Formula One: In comparison to last term, the 2012 Formula One campaign has so far been quite an open contest, but Sebastian Vettel’s return to the top of the rankings must have his rivals sweating ahead of Sunday’s Spanish grand prix.
Victory in the controversial Bahrain event saw the two-time world champion emerge as championship leader, meaning the outcome at Circuit de Catalunya takes on extra significance.
And after winning there in 2011, the 24-year-old is confident this time around. “Of all the current GP tracks, Barcelona is the one that we know the most because we have done so much testing there in recent years,” Vettel said.
“In general, a car that functions well aerodynamically in Barcelona will work everywhere — so it will be an interesting weekend.”
Yet while the increasing confidence of the world champion looks ominous for the other drivers, a number of other leading teams have their eye on claiming a win in the opening event of the season’s European leg.
Ferrari’s Fernando Alonso is one man particularly eager to perform, given that the event is his home race.
He said: “It’s always a special event for me, because racing in front of my fans has always been a unique feeling.
“We must continue to work day and night with the same spirit of wanting to win and being prepared to fight with all one’s strength to achieve that, which is the spirit that has driven me ever since I was a kid racing karts.”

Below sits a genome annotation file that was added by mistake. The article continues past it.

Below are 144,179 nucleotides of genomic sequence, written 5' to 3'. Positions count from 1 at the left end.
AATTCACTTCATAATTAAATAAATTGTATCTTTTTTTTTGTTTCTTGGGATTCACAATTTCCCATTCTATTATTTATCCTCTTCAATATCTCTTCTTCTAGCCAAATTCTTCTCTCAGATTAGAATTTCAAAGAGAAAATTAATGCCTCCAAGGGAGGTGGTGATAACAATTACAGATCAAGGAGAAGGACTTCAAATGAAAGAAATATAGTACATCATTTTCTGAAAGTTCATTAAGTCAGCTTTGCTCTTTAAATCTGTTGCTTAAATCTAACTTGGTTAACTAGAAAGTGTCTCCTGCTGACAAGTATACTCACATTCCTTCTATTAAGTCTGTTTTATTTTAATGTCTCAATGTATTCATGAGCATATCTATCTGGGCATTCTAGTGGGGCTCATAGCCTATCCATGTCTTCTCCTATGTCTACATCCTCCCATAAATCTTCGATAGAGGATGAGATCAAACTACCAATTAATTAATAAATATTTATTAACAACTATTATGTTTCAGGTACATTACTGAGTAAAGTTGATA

Another team warmly anticipating the event are Lotus, seen by some to be dark horses for a title tilt this term.
And following a strong showing in Bahrain Kimi Raikkonen revealed that his sights were set on victory.
“I am here to race and I race to win,” he said. “That is the target for me and the team. We want to win grands prix. We have a good car and we saw in Bahrain it is good enough to win. So that’s the target. I expect Lotus to be very competitive. It’s going to be very, very close between the top teams.”
Meanwhile McLaren driver Lewis Hamilton was looking forward to the race after a positive test session on the track in February.
He said: “Our performance in Barcelona during winter testing looked promising — but the form of the season is still very hard to read, so it’s difficult to predict who’ll be at the front.
“Nonetheless, we had a great race there last year — I pushed Sebastian all the way to the finish.”
Hamilton, who has yet to win in Barcelona, added: “It’ll be interesting to see how straightforward overtaking will be this year. It’s always been a tough place for passing — as I found out last year — but I really hope DRS (Drag Reduction System) and KERS (Kinetic Energy Recovery System) combined will make it a little easier.”
Hamilton’s concerns with the track stem from the fact that Barcelona is infamous for its lack of overtaking.
Indeed, in the three races from 2008 to 2010 there were an average of just two passing manoeuvres but that changed dramatically 12 months ago as there were 51 in total.
The introduction of DRS accounted for 29 of those and it is hoped that its application on the long straight after turn 16, in tandem with KERS, will spice things up.
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